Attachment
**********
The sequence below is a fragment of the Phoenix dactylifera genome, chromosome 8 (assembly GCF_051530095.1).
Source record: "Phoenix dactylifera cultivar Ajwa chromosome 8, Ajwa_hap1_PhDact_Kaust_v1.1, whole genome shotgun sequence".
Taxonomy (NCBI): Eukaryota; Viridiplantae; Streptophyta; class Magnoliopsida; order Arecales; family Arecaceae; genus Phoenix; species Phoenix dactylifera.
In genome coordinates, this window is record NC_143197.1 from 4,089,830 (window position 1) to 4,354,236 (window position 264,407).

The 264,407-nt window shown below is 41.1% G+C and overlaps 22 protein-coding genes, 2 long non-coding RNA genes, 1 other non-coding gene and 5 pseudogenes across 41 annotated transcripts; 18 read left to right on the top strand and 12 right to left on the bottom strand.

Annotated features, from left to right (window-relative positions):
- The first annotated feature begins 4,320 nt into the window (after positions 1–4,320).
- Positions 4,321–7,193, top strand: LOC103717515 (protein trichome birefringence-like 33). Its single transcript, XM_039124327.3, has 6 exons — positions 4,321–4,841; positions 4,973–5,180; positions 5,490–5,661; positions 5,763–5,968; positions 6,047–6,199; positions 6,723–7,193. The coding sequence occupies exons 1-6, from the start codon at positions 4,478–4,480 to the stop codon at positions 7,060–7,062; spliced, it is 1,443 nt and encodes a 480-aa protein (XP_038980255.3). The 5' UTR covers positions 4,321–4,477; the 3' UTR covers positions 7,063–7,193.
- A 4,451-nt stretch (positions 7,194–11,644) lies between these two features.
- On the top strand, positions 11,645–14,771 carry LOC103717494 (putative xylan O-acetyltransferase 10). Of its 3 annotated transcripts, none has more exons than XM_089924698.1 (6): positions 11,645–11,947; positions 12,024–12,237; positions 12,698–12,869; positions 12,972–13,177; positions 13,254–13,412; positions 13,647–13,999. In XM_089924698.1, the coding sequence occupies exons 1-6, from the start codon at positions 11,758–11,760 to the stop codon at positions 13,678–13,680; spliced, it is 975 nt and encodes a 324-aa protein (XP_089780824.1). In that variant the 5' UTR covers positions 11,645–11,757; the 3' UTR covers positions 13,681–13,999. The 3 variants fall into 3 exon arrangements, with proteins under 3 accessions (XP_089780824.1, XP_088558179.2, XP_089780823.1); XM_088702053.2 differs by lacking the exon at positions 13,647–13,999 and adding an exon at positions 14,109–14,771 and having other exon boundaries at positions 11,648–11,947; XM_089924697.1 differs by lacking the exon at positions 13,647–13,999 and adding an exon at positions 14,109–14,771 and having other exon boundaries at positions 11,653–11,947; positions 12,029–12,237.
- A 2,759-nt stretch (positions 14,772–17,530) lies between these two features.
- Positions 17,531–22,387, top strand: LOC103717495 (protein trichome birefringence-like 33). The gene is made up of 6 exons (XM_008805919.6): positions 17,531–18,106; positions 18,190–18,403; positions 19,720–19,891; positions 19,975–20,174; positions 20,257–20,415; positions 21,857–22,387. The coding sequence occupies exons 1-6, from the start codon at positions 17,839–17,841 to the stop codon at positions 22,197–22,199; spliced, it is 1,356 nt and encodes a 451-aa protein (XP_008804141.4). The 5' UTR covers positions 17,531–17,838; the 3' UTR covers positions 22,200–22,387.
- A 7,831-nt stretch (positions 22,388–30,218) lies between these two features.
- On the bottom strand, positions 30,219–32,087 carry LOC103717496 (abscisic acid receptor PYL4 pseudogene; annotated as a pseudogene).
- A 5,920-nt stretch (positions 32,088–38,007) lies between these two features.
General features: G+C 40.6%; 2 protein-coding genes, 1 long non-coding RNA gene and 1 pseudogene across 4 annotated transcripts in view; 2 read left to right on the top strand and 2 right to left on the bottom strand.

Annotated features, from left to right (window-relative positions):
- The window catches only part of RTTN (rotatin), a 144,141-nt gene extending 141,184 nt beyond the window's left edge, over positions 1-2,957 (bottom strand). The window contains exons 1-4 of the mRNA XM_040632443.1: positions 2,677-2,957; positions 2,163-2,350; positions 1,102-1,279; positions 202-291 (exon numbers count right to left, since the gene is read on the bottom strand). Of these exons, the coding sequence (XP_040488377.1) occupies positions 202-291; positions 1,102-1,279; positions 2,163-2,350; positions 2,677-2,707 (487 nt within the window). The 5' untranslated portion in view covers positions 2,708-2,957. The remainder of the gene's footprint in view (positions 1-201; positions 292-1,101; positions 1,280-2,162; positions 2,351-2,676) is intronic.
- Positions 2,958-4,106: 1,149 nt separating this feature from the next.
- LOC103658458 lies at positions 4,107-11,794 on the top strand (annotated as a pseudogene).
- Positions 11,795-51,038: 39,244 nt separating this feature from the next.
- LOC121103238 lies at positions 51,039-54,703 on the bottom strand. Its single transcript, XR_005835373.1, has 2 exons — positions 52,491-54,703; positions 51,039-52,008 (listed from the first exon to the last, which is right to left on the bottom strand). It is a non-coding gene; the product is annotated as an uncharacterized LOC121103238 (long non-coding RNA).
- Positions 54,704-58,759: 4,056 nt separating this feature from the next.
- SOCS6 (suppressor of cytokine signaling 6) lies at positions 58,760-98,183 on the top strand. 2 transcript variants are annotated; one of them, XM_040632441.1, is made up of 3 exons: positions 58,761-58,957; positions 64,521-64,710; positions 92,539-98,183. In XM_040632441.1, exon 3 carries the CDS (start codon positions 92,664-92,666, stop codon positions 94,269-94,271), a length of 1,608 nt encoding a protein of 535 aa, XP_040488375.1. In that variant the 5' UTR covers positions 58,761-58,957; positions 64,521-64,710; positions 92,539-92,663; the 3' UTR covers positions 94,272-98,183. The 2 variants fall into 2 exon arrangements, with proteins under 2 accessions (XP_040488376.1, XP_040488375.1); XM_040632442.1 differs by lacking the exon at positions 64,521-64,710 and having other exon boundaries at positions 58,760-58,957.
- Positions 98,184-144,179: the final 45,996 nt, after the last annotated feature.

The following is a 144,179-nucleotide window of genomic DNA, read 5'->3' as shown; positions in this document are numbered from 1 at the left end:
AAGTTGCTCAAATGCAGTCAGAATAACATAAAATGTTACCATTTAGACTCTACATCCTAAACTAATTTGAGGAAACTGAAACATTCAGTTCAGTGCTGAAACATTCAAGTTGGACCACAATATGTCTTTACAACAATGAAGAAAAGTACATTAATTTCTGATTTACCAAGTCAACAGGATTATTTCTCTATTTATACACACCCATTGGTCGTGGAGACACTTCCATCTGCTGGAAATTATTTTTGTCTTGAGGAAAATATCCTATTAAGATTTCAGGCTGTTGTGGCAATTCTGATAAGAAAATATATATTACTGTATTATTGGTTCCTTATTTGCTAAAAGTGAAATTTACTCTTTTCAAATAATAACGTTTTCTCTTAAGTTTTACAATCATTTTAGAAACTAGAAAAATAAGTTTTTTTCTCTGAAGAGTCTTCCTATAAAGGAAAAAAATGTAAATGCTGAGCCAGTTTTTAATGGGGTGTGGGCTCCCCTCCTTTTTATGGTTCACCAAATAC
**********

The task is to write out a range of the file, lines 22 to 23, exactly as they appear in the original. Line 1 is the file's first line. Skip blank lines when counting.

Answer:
- LOC121103238 lies at positions 51,039-54,703 on the bottom strand. Its single transcript, XR_005835373.1, has 2 exons — positions 52,491-54,703; positions 51,039-52,008 (listed from the first exon to the last, which is right to left on the bottom strand). It is a non-coding gene; the product is annotated as an uncharacterized LOC121103238 (long non-coding RNA).
- Positions 54,704-58,759: 4,056 nt separating this feature from the next.